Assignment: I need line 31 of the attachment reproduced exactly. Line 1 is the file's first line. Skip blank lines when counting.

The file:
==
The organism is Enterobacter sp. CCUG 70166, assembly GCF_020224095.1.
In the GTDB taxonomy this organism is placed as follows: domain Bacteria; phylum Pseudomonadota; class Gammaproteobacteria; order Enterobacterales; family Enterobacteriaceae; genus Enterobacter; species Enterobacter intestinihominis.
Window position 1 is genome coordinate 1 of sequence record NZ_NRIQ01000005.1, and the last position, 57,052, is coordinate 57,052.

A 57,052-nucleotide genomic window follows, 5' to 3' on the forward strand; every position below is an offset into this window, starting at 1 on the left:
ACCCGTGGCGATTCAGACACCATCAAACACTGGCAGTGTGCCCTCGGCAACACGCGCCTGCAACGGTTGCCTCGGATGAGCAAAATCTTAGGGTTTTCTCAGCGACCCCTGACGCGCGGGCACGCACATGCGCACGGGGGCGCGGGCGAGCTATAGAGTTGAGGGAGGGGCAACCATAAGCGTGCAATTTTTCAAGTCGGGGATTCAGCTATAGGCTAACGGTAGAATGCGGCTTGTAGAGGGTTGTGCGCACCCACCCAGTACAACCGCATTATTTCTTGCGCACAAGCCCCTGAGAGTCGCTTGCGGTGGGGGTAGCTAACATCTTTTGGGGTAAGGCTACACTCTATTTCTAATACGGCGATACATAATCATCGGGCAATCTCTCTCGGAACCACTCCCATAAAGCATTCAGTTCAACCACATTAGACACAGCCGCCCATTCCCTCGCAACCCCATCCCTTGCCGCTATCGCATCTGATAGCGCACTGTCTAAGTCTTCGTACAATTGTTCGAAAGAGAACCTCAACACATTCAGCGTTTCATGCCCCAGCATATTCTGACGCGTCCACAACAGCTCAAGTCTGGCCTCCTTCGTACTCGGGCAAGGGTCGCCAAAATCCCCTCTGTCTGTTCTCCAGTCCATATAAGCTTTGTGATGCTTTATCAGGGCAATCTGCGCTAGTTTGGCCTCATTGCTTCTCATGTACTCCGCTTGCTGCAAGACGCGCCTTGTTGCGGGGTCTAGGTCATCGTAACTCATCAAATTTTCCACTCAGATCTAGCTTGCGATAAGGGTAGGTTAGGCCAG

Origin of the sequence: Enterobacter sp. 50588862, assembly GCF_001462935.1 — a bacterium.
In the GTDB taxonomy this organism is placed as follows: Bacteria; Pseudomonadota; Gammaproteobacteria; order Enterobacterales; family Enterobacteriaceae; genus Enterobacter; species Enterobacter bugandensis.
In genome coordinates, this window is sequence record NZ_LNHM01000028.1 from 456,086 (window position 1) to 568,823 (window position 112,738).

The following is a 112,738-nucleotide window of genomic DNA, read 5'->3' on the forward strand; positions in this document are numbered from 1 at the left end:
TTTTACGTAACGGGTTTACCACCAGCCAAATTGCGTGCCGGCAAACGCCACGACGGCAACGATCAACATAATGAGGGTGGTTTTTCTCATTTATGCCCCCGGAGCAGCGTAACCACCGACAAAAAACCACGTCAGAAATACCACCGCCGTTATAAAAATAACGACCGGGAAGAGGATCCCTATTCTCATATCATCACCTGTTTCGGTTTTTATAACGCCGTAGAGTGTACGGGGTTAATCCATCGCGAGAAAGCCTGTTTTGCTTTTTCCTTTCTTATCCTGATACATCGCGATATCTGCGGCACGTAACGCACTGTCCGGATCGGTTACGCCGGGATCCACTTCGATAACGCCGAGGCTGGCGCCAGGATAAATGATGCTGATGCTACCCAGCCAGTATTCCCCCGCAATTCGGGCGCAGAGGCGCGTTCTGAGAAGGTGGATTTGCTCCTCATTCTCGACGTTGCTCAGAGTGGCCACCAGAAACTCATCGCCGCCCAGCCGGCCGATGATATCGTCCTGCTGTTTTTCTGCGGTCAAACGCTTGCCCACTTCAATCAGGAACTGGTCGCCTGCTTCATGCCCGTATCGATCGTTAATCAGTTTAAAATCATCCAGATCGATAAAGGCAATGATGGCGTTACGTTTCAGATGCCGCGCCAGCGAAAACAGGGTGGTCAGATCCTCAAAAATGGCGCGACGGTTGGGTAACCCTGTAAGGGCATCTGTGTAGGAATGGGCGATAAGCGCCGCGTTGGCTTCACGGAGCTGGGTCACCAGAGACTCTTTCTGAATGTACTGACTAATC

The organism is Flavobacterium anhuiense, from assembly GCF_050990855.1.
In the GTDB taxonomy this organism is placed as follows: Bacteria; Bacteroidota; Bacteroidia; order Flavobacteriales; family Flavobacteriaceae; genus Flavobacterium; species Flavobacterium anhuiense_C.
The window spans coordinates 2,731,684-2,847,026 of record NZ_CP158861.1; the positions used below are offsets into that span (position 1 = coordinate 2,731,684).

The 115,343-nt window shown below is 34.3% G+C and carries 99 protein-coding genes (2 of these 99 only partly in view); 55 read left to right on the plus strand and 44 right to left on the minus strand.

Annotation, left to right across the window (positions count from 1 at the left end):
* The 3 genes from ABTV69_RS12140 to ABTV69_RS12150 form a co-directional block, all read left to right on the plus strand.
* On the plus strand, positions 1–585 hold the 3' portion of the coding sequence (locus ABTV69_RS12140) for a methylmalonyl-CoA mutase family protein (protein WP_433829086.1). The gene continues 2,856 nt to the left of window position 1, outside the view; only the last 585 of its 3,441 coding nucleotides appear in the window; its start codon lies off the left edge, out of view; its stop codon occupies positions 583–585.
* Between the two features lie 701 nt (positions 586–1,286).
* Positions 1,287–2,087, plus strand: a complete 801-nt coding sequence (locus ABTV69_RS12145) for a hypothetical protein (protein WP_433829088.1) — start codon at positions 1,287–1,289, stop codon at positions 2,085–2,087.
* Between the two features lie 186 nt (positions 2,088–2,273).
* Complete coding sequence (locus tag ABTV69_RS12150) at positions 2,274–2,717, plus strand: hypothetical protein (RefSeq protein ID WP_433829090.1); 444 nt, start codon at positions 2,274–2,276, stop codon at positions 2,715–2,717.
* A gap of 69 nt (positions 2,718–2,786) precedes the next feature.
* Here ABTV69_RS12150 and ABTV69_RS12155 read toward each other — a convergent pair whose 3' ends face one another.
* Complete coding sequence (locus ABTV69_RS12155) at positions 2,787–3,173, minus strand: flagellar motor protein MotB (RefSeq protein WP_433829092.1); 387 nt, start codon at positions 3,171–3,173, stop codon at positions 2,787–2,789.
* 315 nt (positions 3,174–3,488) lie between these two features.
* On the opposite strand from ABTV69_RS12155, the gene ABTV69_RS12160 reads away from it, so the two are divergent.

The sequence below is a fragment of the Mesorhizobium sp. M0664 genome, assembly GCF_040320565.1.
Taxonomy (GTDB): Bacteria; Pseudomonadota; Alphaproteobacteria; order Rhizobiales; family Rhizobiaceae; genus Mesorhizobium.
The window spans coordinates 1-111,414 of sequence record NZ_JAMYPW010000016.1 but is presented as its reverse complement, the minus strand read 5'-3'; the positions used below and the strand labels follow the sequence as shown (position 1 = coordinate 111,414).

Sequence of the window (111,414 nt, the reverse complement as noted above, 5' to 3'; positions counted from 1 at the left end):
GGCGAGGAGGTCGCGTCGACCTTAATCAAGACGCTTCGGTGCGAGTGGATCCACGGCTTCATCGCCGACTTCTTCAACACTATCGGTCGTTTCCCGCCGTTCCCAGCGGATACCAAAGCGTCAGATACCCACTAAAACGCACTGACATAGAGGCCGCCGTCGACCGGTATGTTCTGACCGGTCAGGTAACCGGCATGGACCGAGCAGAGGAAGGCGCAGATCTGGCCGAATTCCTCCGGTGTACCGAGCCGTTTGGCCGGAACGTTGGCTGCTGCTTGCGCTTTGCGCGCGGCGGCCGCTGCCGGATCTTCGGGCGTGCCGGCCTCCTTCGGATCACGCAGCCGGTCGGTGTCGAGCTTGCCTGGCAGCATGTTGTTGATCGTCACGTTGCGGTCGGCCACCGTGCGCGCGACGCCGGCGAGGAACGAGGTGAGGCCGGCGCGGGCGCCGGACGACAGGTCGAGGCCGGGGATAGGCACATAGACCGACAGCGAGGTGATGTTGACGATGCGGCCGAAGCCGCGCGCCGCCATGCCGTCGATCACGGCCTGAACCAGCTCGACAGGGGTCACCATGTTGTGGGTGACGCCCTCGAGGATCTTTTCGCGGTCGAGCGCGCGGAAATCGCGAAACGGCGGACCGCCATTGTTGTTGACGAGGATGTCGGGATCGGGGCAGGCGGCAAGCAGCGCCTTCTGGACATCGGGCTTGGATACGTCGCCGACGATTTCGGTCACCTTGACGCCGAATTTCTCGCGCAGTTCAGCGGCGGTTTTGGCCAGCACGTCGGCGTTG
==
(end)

GGCGAGGAGGTCGCGTCGACCTTAATCAAGACGCTTCGGTGCGAGTGGATCCACGGCTTCATCGCCGACTTCTTCAACACTATCGGTCGTTTCCCGCCGTTCCCAGCGGATACCAAAGCGTCAGATACCCACTAAAACGCACTGACATAGAGGCCGCCGTCGACCGGTATGTTCTGACCGGTCAGGTAACCGGCATGGACCGAGCAGAGGAAGGCGCAGATCTGGCCGAATTCCTCCGGTGTACCGAGCCGTTTGGCCGGAACGTTGGCTGCTGCTTGCGCTTTGCGCGCGGCGGCCGCTGCCGGATCTTCGGGCGTGCCGGCCTCCTTCGGATCACGCAGCCGGTCGGTGTCGAGCTTGCCTGGCAGCATGTTGTTGATCGTCACGTTGCGGTCGGCCACCGTGCGCGCGACGCCGGCGAGGAACGAGGTGAGGCCGGCGCGGGCGCCGGACGACAGGTCGAGGCCGGGGATAGGCACATAGACCGACAGCGAGGTGATGTTGACGATGCGGCCGAAGCCGCGCGCCGCCATGCCGTCGATCACGGCCTGAACCAGCTCGACAGGGGTCACCATGTTGTGGGTGACGCCCTCGAGGATCTTTTCGCGGTCGAGCGCGCGGAAATCGCGAAACGGCGGACCGCCATTGTTGTTGACGAGGATGTCGGGATCGGGGCAGGCGGCAAGCAGCGCCTTCTGGACATCGGGCTTGGATACGTCGCCGACGATTTCGGTCACCTTGACGCCGAATTTCTCGCGCAGTTCAGCGGCGGTTTTGGCCAGCACGTCGGCGTTG